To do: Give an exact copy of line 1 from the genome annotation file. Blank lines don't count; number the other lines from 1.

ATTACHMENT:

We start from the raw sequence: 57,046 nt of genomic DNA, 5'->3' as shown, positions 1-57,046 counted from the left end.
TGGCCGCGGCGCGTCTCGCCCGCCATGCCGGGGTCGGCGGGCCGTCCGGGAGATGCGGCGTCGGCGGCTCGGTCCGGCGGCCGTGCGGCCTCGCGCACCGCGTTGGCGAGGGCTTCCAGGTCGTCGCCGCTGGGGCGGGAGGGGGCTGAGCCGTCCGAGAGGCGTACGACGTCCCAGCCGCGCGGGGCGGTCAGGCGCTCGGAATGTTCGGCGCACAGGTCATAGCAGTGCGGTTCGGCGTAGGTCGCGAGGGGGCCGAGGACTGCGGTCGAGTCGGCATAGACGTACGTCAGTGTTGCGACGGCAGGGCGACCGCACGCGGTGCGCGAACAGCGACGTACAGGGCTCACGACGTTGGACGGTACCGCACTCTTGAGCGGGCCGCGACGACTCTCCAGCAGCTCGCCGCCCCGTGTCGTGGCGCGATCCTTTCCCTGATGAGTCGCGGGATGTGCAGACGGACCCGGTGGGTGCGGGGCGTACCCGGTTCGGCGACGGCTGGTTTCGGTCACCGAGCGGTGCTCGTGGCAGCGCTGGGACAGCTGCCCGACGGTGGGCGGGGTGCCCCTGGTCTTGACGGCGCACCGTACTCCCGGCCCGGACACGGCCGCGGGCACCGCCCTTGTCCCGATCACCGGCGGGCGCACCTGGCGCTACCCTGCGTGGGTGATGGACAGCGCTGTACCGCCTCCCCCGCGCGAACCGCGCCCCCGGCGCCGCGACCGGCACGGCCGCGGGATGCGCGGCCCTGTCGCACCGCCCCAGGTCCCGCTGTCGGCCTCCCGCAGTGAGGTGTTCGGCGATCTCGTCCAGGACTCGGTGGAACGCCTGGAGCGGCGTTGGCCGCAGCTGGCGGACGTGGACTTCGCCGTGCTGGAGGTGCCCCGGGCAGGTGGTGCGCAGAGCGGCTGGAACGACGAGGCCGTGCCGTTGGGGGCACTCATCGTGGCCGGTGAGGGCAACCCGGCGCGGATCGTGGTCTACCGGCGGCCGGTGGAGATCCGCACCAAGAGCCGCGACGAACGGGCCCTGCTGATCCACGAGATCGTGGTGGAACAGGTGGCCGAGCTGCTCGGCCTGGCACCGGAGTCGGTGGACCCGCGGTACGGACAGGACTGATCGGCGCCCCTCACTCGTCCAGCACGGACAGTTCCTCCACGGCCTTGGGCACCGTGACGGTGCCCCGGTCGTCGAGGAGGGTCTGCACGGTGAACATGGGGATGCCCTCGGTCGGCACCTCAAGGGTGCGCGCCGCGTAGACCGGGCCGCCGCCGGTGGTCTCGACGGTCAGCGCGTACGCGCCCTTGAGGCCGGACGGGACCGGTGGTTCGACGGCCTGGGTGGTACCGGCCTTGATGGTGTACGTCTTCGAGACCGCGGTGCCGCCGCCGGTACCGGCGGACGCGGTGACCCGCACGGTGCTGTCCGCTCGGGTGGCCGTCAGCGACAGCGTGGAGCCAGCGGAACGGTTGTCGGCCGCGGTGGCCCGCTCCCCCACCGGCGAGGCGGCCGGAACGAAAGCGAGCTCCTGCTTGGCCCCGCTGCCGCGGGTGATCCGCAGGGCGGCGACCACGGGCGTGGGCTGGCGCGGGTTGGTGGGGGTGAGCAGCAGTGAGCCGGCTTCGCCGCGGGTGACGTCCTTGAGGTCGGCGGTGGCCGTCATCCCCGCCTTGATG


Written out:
We start from the raw sequence: 57,046 nt of genomic DNA, 5'->3' as shown, positions 1-57,046 counted from the left end.